Jacqueline Stone at the 2019 Tathāgatagarbha Symposium

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Jacqueline Stone at the 2019 Tathāgatagarbha Symposium - 21 of 23
Jacqueline Stone discusses the doctrine of original enlightenment (hongaku hōmon) and the debate over whether such a concept negates the need for practice and legitimates sinful acts. She explores the notion of original enlightenment as it is portrayed in the twelfth-century text known as Shinnyo kan (Contemplation of Suchness).

Abstract from the Author

From Buddha Nature to Original Enlightenment “Contemplating Suchness” in Medieval Japan
Most theories of buddha-nature circulating in medieval Japan entailed the proposition that all phenomena, being empty, are nondual and mutually inclusive, each encompassing and pervading all others without losing its individual character; thus the “buddha” is somehow present in ordinary beings. To many Buddhist thinkers, this suggested the possibility that buddhahood could be attained quickly. “Realizing buddhahood with this very body” (sokushin jōbutsu)—what it might mean, its preconditions, and the practices for achieving it—was vociferously debated. Concern for rapid attainment culminated in the Tendai Buddhist doctrine of original enlightenment (hongaku hōmon), which asserts that buddhahood is not a goal at all but the true status of all things: Suffering arises from the failure to realize this, while liberation lies in the insight, or even the faith, that one is buddha already. Hongaku thought has often been disparaged in modern scholarship as an uncritical world affirmation that, in valorizing all phenomena as expressions of original enlightenment, in effect negated the need for practice and legitimated sinful acts. It is more accurately understood, however, as a radical inversion of practice and attainment: buddhahood is not a future achievement but inherent from the outset, and practice is not a means to realize buddhahood but its paradigmatic expression. This paper will examine how original enlightenment thought grew out of major strands of East Asian Mahāyāna thinking about buddha-nature. It will also illustrate some of its defining features as seen through a twelfth-century text known as Shinnyo kan (Contemplation of Suchness), which asserts that buddhahood lies precisely in contemplating self and others—humans and animals, pebbles and trees—as buddhas, just as they are.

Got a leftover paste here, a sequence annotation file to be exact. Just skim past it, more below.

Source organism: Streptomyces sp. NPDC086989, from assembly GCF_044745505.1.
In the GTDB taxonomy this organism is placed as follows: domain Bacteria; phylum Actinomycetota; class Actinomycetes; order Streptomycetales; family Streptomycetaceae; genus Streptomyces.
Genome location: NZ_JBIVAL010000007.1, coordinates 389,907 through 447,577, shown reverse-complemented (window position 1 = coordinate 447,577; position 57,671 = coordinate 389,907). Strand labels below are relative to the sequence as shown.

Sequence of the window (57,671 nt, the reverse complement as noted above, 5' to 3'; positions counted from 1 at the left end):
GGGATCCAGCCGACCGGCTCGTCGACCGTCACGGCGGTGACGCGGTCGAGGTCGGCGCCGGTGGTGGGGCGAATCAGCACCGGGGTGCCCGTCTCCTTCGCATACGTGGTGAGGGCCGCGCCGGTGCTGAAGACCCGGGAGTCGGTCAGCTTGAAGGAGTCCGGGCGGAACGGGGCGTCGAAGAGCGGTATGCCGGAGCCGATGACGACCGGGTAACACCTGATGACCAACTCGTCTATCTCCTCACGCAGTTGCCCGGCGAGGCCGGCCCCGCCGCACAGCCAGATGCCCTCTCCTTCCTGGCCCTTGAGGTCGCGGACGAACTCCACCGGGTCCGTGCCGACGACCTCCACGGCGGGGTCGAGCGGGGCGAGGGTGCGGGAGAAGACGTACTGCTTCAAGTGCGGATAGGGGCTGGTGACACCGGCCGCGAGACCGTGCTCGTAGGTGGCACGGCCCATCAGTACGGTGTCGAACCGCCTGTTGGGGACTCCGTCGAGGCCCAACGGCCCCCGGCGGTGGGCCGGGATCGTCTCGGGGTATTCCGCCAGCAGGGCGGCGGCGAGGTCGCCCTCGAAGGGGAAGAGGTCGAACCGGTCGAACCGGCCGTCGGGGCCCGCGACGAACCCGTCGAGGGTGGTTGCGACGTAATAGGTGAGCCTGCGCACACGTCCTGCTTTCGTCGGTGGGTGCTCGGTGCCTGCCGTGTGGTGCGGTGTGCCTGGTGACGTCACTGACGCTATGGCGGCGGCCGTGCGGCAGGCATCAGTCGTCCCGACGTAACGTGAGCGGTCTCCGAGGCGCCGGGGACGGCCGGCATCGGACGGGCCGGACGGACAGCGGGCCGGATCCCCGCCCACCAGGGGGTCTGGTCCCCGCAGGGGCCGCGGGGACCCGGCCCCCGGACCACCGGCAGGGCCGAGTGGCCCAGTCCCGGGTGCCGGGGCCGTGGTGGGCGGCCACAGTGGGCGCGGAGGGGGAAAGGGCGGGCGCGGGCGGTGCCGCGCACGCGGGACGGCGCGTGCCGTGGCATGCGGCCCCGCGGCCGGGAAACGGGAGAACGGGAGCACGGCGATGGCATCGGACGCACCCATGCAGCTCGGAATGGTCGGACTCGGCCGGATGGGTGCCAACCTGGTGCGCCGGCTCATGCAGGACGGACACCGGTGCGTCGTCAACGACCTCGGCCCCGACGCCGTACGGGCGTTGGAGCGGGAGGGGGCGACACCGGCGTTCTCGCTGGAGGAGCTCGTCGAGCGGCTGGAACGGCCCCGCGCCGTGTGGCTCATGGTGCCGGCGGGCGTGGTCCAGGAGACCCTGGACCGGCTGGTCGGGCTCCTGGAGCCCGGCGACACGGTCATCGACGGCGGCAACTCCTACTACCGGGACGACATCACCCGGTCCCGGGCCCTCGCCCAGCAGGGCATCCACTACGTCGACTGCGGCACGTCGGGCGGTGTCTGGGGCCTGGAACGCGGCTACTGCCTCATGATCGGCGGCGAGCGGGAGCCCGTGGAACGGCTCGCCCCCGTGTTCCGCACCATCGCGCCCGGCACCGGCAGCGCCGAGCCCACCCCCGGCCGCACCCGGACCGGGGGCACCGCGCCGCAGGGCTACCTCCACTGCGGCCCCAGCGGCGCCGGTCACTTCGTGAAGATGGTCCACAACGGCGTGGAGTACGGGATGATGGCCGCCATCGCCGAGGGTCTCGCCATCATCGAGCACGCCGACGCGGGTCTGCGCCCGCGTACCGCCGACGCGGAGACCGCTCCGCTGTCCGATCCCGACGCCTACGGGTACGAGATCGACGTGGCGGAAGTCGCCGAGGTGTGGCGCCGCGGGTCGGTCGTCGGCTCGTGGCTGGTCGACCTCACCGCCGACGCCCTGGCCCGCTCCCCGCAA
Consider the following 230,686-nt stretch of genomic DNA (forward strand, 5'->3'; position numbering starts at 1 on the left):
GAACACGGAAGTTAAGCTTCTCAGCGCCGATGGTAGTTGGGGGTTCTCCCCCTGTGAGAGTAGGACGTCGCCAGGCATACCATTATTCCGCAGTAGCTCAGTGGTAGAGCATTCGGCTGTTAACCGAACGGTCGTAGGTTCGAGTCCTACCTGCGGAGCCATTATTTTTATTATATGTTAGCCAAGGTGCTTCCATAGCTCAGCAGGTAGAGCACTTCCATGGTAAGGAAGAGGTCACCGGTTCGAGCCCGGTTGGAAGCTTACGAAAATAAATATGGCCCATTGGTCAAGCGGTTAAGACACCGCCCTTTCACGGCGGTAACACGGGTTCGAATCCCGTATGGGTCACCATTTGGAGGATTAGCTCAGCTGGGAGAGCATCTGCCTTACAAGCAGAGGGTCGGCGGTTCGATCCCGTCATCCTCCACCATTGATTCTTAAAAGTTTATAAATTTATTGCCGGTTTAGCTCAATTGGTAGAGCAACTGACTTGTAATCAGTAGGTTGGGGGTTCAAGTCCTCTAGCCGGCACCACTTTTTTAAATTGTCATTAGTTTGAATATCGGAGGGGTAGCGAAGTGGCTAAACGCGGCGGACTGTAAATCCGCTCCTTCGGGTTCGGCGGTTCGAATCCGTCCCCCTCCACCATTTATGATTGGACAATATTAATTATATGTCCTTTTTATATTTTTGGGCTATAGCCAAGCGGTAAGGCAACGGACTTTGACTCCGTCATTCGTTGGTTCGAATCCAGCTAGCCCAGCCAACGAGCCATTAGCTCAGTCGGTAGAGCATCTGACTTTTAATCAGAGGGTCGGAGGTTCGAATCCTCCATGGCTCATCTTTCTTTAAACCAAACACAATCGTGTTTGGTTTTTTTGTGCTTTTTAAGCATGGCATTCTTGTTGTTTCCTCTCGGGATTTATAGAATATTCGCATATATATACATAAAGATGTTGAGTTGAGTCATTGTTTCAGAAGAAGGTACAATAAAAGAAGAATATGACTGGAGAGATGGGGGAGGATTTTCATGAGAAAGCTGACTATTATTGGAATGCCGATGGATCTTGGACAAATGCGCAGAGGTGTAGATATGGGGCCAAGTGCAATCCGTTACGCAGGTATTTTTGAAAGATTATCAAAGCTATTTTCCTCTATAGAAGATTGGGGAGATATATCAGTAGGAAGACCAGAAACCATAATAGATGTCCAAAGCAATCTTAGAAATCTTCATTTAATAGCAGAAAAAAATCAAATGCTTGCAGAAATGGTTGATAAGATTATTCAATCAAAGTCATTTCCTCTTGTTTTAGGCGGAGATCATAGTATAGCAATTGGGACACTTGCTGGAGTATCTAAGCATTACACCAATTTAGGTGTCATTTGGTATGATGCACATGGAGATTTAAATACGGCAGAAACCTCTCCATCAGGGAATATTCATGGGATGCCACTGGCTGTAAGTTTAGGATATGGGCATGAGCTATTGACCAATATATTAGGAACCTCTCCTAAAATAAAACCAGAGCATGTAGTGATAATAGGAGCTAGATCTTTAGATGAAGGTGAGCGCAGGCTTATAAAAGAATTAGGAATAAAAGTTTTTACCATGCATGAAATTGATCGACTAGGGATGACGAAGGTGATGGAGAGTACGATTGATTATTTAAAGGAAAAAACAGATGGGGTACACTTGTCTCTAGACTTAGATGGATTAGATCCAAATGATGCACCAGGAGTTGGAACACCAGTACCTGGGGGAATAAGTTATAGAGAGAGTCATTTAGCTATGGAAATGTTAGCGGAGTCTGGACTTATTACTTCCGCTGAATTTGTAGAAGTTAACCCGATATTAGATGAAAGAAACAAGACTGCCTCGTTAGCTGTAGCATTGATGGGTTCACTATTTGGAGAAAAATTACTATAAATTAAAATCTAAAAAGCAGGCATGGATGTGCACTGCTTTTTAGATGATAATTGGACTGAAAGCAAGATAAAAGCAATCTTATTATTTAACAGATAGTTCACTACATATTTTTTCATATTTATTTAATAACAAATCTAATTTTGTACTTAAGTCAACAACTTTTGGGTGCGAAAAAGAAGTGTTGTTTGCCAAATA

Sources Mentioned

People Mentioned

Hakamaya Noriaki
Matsumoto Shirō
942 ~ 1017
1173 ~ 1262
Featuring Jacqueline Stone
Creator University of Vienna, Tsadra Foundation
Event Tathāgatagarbha Across Asia (19 July 2019, University of Vienna, Austria)
Related Website Buddha-Nature Project
Video Web Location Tathāgatagarbha Across Asia
Creation Date 19 July 2019
Citation Stone, Jacqueline. "From Buddha Nature to Original Enlightenment: 'Contemplating Suchness' in Medieval Japan." Paper presented at the University of Vienna Symposium, Tathāgatagarbha Across Asia, Vienna, Austria, July 2019. Video, 47:26. https://www.youtube.com/watch?v=1zXXWsD39hc.